Tag: big top


Left wanting more…

By Rachel Holkner

Circus Oz has always performed with such glee and joy, and But Wait… There’s More! is no exception: the performers and the audience are caught up in the joy of simply being a part of a circus. The atmosphere is undeniable, beginning even from collecting tickets to the sounds of the Federation Bells pealing right outside the Big Top.


Set in a mottled, crumbling theatre But Wait … There’s More! is the first Circus Oz show to have been produced at their new permanent, purpose-built Collingwood home of which they are suitably proud. If photographs in the program are any indication, the space is beautiful, light-filled, and modern. Everything this production is not.

Taking on “infobesity” as a theme, the idea that we are so inundated with data, marketing, sales, spin and brainless television that… what? The show offers no analysis nor solutions to the topics they try to explore. Instead the conceits are a thin thread to link together disjointed acts, too many of which were not only detached completely from the theme, but not even terribly entertaining.

Barcode clowns scatter through the show disrupting acts, and causing mayhem: their demands for acts to be presented in the form of a game show were irritating and lent nothing but to highlight how underdeveloped some of these filler-acts were.

There were some stunning performances from the ensemble – a ballet performed on unicycle by Kyle Raftery and April Dawson, a poignant juggling act by Olivia Porter – yet these were sadly too few. The show as a whole lacked the highs and lows you expect from a circus, whether side-splitting hilarity or breath-holding tension.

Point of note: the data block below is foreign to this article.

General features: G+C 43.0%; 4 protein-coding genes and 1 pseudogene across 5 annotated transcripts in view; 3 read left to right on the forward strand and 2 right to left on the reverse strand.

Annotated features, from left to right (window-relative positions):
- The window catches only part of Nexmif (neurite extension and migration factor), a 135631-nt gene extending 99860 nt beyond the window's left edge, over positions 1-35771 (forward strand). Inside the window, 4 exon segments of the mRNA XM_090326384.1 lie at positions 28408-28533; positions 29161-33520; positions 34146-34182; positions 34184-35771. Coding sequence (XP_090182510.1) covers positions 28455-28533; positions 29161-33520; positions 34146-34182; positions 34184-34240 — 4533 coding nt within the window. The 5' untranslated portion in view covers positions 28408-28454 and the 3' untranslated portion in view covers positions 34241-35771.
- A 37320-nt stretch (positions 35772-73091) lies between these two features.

These highly skilled performers were hobbled by an underdeveloped story and I only hope they bring more of the beauty and light from Collingwood into their next production.
Venue: Under the Heated Big Top, Birrarung Marr, Melbourne

Dates: 18th June – 13th July. Check circusoz.com for full list of times.

Tickets: $24 (Child) – $95 (Ringside)

Bookings: www.ticketmaster.com.au, 136 100


Balanced and poised

By Myron My

With twenty-five years combined experience between them, Kali Retallack and Zoe Robbins are the two performers of Asoré: A Series of Rare Events. They have put together a circus show that is quite unlike any regular circus event. Set in the 1920s, we experience a quirky performance that is quite simple in delivery and yet one that requires great skill, timing and strength. The show predominantly consists of two techniques, hoola-hooping and foot-juggling, with some variations thrown in throughout.

I’ve seen quite a few circus shows, but Robbins’ foot-juggling is performed with precision timing and includes tricks that I have never seen before. My anxiety levels were on high alert when she began juggling various items with her feet, including two umbrellas.


Meanwhile, the juggling of fellow performer Retallack is possibly the most impressive act of the performance.

Whilst Retallack is also hypnotising when doing her aerial work on a hanging hoop, there were a few mishaps with wayward hoops during her standing routines. However, as with any circus show, mistakes and accidents happen and the attention is then on how the performers deal with it. Retallack remained composed at all times with a smile on her face and her confidence remained high.

The girls work the audience well with their interludes allowing the audience a breather from the intensity of what we are seeing. I particularly enjoyed the archival footage of various big-top circus acts, such as the woman who is balancing a chair in her mouth whilst she dances. Although a little too long, it works well with the theme of their 1920s travelling circus. The music used throughout is also a great contributor to supporting this appealing historical theme and environment. However, there are times when the artists attempt to talk over the music and become incredibly hard to hear. They either need to have microphones on or the music needs to be at a lower volume.

Asoré is an enjoyable 50 minutes of circus acts set to a different backdrop to that which we normally see. Its polished simplicity is  what makes it stand out above the rest.

Venue: Gasworks Arts Park, 21 Graham St, Albert Park

Season: Until 05 October | 8:00pm and Saturday 2:30pm

Tickets: $25 /$20 Conc

Bookings: www.gasworks.org.au, 9699 3253 or http://www.melbournefringe.com.au, 9660 9666